« Two weeks to go
During the last week of your taper, things can get ugly. Two weeks ago, you ran 20 miles in a single run, but now you shouldn’t even be totalling that distance in the whole week before the race. And as your mileage plummets, your worries can skyrocket. But take comfort that thousands of other marathon runners preparing to race this coming weekend are going through exactly the same thing. And take refuge in your final mission: to ensure that your body is sufficiently fuelled, hydrated, refreshed and recovered for the task.
- Beginning on Monday, do no runs longer than four miles. And when you do head out, remember that these jaunts are more for your head than your body, because training has little effect this week.
- Almost all running should be at one and a half to two minutes per mile slower than marathon goal pace - except a Tuesday two-miler at marathon goal pace, sandwiched by one-mile jogs. Again, if you want, throw in some quick 100-metre strides after one or two of your easy runs. This helps fight off the sluggish feeling that can occur during your taper.
- Three days before the race, run just two to three miles easy.
- Two days before the race, don’t run at all.
- On the day before the race, jog two to four miles to take the edge off your pent-up energy so you’ll sleep better that night.
- “Confidence should be the focus of the final week,” says Hays. “But you may still experience anxiety. If so, remind yourself that you’re physically prepared because you have done the necessary training, and you’re mentally prepared because you have done the necessary troubleshooting and goal-setting.”
- Try to minimise job, relationship and travel stresses all week.
- If you’re nervous about the race, try breathing exercises to relax. Breathe in and out as slowly and deeply as possible, letting your stomach expand as you inhale. Focus your attention on the breathing and any positive, calming image.
- If you’re too super-charged with energy to sleep, try this relaxation exercise. First tense, then relax your muscles, one at a time, starting with the muscles in your face and working down to your toes. Sex can also help relax your mind and body.
- “Emphasise carbohydrates more than usual in the last three days before the race,” says Tichenal. About 60 to 70 per cent of your calories should come from carbohydrate sources. Pasta, potatoes, rice, cereals and fruit are healthy choices, but even fizzy drinks and sweets do the job. It all turns into muscle glycogen.
- Wash all those carbs down with fluids so your energy and water levels are high on race morning. Alcoholic beverages don’t count towards your fluid totals, however, and you’ll need to make up for their diuretic effect by drinking extra fluids. You know you’re adequately hydrated if your urine is clear or pale yellow in colour.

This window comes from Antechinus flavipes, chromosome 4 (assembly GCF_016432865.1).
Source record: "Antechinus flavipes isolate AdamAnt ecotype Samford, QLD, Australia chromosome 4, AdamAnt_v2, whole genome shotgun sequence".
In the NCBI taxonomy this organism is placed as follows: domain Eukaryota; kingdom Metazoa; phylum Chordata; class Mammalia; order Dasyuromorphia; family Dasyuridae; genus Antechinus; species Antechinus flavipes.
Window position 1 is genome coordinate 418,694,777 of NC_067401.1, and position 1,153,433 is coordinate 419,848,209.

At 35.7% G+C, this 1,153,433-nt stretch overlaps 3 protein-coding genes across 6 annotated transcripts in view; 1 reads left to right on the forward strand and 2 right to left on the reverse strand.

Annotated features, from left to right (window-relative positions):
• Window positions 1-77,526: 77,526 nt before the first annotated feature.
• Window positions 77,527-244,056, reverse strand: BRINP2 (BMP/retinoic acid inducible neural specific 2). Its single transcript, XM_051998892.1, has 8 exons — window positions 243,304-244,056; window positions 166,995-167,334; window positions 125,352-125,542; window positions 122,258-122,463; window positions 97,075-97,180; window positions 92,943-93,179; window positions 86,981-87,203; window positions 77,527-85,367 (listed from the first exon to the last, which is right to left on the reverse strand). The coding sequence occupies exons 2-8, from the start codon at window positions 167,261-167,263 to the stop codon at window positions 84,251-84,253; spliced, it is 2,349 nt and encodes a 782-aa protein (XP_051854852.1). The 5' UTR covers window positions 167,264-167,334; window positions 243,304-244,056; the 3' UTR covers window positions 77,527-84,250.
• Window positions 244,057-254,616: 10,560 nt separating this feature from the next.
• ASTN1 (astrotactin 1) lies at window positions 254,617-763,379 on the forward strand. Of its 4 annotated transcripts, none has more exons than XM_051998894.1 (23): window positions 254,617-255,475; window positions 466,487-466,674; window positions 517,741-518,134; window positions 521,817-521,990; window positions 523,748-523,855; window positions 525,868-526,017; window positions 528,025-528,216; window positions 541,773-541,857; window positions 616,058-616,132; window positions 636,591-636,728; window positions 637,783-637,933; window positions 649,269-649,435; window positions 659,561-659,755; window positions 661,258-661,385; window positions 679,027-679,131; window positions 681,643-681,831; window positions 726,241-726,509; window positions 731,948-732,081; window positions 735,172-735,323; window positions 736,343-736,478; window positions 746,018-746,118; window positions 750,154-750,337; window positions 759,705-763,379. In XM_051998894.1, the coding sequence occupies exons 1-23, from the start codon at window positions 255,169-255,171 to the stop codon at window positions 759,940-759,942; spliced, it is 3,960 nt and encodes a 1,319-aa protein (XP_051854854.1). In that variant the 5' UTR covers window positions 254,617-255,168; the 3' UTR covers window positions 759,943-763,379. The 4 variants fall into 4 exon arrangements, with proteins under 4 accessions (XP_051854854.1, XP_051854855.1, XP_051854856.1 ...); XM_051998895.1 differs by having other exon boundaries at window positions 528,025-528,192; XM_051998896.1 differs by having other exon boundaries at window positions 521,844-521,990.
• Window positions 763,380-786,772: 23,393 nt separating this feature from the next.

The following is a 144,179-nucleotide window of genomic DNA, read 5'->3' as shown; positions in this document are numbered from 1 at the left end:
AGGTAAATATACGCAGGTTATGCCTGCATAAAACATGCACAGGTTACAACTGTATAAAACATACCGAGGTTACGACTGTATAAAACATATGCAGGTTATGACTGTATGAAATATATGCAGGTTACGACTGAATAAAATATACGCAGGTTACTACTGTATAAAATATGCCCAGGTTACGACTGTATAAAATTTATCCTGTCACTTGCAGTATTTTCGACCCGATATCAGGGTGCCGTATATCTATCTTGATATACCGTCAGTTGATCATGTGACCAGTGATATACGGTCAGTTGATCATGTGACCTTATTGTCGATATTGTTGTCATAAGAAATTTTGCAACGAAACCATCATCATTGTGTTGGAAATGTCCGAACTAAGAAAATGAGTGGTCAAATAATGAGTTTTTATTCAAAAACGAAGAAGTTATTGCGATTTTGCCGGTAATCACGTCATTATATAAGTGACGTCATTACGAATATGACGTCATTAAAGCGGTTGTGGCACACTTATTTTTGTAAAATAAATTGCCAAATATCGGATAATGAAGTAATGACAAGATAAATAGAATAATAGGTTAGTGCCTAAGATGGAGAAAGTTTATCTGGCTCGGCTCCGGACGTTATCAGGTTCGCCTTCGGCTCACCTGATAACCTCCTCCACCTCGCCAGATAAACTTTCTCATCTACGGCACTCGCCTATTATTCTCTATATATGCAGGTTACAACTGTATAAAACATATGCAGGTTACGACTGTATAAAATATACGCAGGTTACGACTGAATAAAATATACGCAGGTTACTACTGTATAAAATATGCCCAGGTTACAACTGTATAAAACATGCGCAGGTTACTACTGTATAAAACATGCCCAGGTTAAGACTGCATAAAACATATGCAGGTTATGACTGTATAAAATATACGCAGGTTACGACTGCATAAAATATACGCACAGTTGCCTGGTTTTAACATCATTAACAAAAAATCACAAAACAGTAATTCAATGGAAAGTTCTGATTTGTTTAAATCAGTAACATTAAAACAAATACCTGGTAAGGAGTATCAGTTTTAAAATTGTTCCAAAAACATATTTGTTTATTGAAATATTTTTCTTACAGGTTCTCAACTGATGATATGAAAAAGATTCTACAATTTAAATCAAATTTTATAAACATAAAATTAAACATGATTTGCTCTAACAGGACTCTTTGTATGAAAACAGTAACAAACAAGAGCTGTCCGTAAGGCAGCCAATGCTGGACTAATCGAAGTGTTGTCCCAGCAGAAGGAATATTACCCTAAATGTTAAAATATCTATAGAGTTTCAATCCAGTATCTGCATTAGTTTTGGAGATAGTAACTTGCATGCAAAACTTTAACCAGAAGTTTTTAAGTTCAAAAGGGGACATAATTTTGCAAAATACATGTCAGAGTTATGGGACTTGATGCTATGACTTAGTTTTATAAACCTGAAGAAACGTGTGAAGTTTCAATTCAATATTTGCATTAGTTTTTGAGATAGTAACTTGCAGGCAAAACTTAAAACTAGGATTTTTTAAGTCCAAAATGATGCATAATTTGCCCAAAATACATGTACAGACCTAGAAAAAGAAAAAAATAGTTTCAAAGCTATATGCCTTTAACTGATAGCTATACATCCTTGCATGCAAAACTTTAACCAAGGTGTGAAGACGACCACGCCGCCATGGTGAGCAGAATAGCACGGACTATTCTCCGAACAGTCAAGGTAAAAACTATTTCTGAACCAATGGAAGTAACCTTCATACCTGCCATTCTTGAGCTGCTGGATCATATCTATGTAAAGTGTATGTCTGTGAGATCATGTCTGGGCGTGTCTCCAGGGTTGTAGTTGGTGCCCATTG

- Don’t restrict the salt in your diet. Low salt intake combined with excessive hydration can lead to hyponatraemia, a rare but dangerous condition that can afflict marathon runners. Drinking energy drinks and snacking on salted pretzels will keep your sodium levels up.
- Don’t look at the scales. Because of your fully stocked fluid and fuel stores, you’re likely to gain a couple of pounds. But it’s worth the weight. Having your body’s energy reserves at full capacity will do more for your race than weighing a little less - and you’ll lose those pounds by the finish line anyway.
- Don’t do anything tiring. Let the kids take the bins out. Let the dog walk himself.
- Don’t try anything new. No new foods, drinks or sports.
- Don’t cross-train, hike or bike.
- Don’t get a sports massage unless it’s part of your routine. You may feel bruised afterwards if you’re not used to it.
- Stay off your feet and catch up on sleep. Don’t stay long at the pre-race expo.
- Remember: during this final week, you can’t under-do. You can only overdo.
The Final Hours|
Feeling calm, confident and in control is your misson on race morning. Here's how to come by the three Cs:
- Be sure your race outfit, shoes, timing chip, number, bag and map to the start are set out the night before, so a treasure hunt isn't required in the morning.
- Eat a light, easily digestible meal, such as oatmeal or white toast and a banana, at least two hours before the start. Make sure you've eaten these foods before a few training runs with no adverse effects.
- Drink 250-450ml of energy drink 60 to 90 minutes before the race.
- Arrive at the start about an hour early, so you won't have to rush.
- Joke around with friends or fellow runners before the race to lighten your mood.
- About 25 minutes before the start do some walking, slow jogging, then a few 50-metre strides at race pace. Visit the portable toilets one last time. Check your post-race kit onto the baggage bus. Mentally review your race plan.
- Position yourself appropriately at the start according to your projected pace, and remind yourself to start gently! You'll be glad you did when later in the race you're able to pass all those runners who started too fast.